"On the [Monday], I called the president of the company and said under no circumstances should you give one cent to have that project," he said. "You have a good project, and I'd be happy to meet with you if you need it."
Tremblay said he needed more proof before he took further action and wanted to be "very prudent."
He called the company's representative in Quebec.
"He told me that Bernard Trépanier presented himself to him as an official of the mayor," he said.
He told Tremblay the same story – that Trépanier wanted $1 million to secure the project.
"In the hours that followed, I went to see Mr. Zampino. I told him word for word what I'm telling you now," Tremblay said.
Montreal's former executive committee chairman Frank Zampino, who completed his testimony earlier this week, insisted that the mayor had never made the link between the extortion allegation and the firing of Trépanier, who he considered a personal friend.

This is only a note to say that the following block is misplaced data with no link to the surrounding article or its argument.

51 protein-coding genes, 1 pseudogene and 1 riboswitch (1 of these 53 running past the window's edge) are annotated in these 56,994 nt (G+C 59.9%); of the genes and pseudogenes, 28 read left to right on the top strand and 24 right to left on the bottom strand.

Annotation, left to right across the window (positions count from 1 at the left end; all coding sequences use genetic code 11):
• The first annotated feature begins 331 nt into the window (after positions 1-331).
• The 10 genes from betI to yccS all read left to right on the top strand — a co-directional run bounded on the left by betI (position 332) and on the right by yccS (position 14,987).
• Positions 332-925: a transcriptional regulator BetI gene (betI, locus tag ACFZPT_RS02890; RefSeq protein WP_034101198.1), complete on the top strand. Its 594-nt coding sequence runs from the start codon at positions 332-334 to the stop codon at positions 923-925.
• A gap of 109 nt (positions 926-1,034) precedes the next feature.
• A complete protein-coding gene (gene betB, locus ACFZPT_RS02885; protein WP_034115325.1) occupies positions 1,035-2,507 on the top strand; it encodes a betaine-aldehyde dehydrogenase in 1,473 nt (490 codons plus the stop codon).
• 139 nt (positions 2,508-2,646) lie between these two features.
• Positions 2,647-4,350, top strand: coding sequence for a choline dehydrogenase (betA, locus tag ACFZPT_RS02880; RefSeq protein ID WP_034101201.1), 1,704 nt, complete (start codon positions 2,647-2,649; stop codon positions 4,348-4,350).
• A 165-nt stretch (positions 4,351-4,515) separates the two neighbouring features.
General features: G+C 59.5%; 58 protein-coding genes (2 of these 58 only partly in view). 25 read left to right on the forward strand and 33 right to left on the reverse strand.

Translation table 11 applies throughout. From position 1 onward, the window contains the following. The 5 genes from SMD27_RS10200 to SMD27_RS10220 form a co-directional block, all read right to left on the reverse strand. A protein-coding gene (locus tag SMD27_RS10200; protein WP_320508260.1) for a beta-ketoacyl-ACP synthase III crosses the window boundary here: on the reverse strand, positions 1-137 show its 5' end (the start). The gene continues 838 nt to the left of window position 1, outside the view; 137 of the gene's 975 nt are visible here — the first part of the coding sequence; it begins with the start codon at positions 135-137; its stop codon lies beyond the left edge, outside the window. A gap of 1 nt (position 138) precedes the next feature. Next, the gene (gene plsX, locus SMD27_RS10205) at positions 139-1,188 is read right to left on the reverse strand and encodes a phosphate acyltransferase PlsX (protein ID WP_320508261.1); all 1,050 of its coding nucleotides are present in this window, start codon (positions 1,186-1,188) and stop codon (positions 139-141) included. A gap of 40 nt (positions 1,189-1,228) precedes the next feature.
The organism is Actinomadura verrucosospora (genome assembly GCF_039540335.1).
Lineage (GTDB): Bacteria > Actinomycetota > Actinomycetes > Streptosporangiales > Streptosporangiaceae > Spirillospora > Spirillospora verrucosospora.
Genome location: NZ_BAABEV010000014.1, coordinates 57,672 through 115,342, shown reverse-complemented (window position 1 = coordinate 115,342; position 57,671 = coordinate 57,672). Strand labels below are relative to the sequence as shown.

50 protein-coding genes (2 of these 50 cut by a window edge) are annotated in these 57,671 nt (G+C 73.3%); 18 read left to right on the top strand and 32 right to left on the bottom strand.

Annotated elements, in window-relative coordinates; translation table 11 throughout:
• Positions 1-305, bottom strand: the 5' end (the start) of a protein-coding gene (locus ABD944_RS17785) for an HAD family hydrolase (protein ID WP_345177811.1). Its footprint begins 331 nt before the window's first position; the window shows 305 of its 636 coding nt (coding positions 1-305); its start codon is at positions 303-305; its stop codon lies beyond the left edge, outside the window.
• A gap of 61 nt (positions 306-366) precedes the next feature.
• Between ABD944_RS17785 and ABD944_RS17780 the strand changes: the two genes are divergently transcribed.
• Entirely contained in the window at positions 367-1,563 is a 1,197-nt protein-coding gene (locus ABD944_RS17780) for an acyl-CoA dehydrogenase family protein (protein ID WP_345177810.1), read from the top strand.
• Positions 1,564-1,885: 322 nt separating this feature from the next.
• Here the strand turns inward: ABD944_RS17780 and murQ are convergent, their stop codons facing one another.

He said he only learned of the link months later.
Tremblay said that wasn't the case, and Zampino knew the sequence of events that preceded Trépanier's firing.
The former mayor said he pulled Trépanier into his office and dismissed him without explaining why.
Tremblay said that at no time did he tell Trépanier, as the ex-Union Montréal fundraising director claimed during his earlier testimony, that he was being let go because the party was cutting his position.
'I assume full responsibility,' ex-mayor says
Tremblay has remained out of the public eye since he resigned under a cloud in November as witness testimony mounted, implicating his Union Montréal party in a system of alleged collusion and fingering city workers for taking bribes from construction entrepreneurs.